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Originally published April 2, 2012 at 5:30 AM | Page modified April 2, 2012 at 10:35 AM

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Moderation doesn't mean what you think it means

Columnist Carrie Dennett provides insight into the "Everything in moderation" nutritional dogma.

Special to The Seattle Times

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Everything in moderation. Even moderation. :) MORE
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"Everything in moderation."

Can you remember a time before that expression existed? I can't. That simple phrase has been used as shorthand for a balanced diet for so long that it's become nutritional dogma. Here's the problem: "Moderation" doesn't mean what you think it means. Too many people think they eat in moderation when, in reality, their eating habits are off the rails.

I lay the blame on one major fallacy and one serious miscalculation.

The fallacy: "Everything in moderation" gives the impression that all foods are nutritionally equal. Well, they aren't. You should not be eating moderate amounts of vegetables and moderate amounts of dessert. You should be eating abundant amounts of vegetables and tiny amounts of dessert.

The miscalculation: People don't know how much they eat. Unless you keep a food journal or otherwise track what you eat, you lose the big picture of what your food pattern looks like over the course of a week, a month or a year. That makes it shockingly easy to think you eat more healthfully than you really do.

You tell yourself, "I only eat doughnuts once in a while," forgetting that you also eat chips once in a while, cheesecake once in a while, and so on. Add up too many once-in-a-whiles, and you get a total consumption of fatty, sugary, salty, calorie-rich, nutrient-poor food that is far from moderate.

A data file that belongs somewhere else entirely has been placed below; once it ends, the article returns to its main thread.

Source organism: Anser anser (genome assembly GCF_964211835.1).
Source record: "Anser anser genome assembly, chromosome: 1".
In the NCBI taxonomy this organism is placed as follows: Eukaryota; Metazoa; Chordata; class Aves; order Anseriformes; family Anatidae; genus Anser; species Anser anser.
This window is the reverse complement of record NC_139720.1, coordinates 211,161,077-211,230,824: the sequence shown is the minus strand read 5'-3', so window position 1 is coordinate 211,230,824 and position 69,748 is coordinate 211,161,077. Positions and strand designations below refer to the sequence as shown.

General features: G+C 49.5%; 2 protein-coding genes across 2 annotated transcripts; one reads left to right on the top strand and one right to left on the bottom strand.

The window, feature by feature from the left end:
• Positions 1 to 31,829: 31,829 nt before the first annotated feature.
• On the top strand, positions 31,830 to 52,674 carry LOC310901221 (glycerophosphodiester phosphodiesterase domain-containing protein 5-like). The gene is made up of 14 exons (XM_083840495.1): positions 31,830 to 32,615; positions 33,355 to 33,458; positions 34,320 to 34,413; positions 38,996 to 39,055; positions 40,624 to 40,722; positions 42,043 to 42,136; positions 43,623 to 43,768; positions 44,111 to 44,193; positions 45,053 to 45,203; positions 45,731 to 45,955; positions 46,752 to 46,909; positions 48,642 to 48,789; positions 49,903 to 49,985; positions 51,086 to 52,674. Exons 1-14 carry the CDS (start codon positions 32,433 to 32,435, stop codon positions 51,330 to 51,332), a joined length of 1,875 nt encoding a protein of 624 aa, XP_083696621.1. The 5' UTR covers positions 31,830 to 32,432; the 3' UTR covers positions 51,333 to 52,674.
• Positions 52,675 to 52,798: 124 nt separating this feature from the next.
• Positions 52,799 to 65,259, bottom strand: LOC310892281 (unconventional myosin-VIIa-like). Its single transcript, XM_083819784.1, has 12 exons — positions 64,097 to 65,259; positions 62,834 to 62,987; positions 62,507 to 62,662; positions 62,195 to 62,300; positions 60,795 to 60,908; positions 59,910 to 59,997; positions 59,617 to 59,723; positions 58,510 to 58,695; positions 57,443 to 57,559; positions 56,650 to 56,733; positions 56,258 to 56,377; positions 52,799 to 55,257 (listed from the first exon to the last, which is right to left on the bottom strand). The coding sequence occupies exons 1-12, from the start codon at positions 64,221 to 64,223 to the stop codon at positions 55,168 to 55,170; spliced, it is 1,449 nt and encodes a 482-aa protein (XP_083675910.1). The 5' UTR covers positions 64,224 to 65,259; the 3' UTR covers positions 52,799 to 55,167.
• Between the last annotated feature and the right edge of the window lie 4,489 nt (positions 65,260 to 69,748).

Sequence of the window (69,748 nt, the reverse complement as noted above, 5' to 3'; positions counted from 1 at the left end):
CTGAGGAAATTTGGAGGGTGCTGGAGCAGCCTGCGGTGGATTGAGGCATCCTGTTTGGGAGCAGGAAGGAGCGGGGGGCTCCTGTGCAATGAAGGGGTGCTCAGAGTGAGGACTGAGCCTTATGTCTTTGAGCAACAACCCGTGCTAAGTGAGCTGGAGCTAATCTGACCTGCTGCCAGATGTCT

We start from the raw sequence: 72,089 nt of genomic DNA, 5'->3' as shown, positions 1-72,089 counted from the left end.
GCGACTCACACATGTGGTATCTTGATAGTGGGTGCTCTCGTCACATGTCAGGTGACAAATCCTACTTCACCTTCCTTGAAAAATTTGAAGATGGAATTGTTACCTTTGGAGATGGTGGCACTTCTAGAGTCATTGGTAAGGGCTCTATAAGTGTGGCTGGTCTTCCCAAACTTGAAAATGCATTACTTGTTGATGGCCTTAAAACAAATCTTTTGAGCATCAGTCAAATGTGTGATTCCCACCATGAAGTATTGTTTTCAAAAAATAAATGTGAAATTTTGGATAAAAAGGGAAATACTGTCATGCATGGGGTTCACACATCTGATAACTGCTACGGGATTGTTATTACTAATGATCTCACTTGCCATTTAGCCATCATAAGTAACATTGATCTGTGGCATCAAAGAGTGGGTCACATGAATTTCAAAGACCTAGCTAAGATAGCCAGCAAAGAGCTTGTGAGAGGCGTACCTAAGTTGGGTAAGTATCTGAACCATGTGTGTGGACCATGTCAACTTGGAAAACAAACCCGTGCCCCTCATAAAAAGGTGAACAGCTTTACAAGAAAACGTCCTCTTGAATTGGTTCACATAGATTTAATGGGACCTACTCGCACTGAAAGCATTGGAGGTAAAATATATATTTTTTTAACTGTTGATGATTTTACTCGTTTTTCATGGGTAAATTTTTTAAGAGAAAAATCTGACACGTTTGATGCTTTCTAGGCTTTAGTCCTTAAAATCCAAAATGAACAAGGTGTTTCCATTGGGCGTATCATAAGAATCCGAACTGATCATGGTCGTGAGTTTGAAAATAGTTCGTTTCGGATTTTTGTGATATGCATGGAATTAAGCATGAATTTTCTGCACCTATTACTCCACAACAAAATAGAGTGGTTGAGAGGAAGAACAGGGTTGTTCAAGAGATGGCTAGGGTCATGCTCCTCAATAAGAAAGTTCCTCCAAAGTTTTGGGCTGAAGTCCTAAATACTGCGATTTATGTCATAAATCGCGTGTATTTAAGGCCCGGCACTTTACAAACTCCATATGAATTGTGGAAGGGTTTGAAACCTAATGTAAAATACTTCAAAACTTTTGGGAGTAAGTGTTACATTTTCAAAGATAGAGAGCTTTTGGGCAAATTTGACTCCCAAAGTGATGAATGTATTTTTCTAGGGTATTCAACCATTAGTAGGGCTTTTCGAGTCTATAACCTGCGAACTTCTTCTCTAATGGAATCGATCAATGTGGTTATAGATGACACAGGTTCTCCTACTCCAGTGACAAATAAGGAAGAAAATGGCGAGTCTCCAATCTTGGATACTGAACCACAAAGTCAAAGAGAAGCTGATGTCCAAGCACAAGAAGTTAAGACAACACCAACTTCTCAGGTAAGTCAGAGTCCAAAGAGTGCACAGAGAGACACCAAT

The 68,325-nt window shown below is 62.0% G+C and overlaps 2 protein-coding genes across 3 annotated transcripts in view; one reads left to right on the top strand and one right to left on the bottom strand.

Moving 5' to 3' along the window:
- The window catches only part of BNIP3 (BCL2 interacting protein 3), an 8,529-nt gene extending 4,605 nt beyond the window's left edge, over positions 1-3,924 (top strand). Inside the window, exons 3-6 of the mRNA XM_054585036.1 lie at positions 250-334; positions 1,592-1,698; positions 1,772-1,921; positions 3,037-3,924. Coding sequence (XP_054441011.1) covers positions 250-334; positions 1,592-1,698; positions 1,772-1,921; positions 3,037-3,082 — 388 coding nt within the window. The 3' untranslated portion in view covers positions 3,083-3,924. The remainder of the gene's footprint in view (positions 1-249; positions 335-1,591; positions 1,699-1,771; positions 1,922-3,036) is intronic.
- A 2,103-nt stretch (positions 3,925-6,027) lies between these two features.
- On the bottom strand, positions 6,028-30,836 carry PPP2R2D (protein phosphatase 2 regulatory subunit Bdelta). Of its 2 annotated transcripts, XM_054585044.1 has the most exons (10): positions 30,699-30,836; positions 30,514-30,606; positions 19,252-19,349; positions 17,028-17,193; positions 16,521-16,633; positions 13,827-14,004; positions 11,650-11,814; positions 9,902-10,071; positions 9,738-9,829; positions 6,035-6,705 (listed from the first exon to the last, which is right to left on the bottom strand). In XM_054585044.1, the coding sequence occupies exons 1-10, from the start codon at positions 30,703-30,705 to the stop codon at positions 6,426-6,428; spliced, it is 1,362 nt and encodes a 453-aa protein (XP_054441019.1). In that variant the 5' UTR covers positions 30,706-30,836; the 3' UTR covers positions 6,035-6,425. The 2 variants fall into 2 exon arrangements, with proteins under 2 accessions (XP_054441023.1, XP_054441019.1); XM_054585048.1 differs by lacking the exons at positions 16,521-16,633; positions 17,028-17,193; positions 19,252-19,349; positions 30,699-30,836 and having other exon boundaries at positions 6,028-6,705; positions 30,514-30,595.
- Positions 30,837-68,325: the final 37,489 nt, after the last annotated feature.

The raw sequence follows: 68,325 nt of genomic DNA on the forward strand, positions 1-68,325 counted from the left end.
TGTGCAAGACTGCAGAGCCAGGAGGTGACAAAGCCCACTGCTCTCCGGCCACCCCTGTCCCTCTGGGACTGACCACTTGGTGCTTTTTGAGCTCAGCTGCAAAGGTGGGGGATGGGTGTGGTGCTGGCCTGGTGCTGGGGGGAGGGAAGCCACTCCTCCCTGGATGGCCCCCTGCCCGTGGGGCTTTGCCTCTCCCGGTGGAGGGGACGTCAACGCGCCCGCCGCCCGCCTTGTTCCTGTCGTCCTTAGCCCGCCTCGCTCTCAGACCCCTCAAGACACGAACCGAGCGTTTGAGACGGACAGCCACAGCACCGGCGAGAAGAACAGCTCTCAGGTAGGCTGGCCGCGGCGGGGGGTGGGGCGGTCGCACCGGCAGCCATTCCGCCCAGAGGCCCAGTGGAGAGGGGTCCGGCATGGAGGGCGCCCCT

Of course, quantity includes portion size, and that's another area where we can easily lose perspective. If you're eating too much food, you are not eating in moderation.

It's possible to overeat healthy foods, too, especially those that are more calorie-dense, like nuts, nut butters and whole-grain breads and pastas.

Learning proper serving sizes — and how to measure them — is one way to rein in portion distortion.

You can also start paying attention to why you're eating. Are you eating because you are truly hungry and it's been at least two or three hours since you last ate? Or are you eating simply because the food tastes good, or because you're sad, bored or tired? That could be a problem.

"Everything in moderation" often goes hand-in-hand with "There are no good or bad foods." It's an important notion, because many of us tend to feel virtuous when we eat salad but guilty when we eat a whole pint of ice cream. I agree that no one's feelings of self-worth should be based on how healthfully they eat. However, from a nutritional point of view, there are definitely foods that are good for your body and foods that are bad for your body.

If bad foods make up too large a chunk of your total diet, sooner or later it will take a toll on your waistline and, worse, your health.

While we're on the subject, you've probably heard the advice to "eat a variety of foods." It's excellent advice that often gets misinterpreted. The idea is to eat a variety of healthy foods, not simply a variety of foods. Eating a variety of junk food can leave you feeling run down. Eating a nice mix of healthy fruits, vegetables, whole grains and protein foods (lean meat, poultry, fish and seafood, beans, eggs, nuts, soy or dairy) will help you get enough of the nutrients you need to look and feel your best. Isn't that what we all want?

Next time: The (leafy) green revolution.

Carrie Dennett: nutritionbycarrie@gmail.com; Dennett is a graduate student in the Nutritional Sciences Program at UW; her blog is nutritionbycarrie.com.

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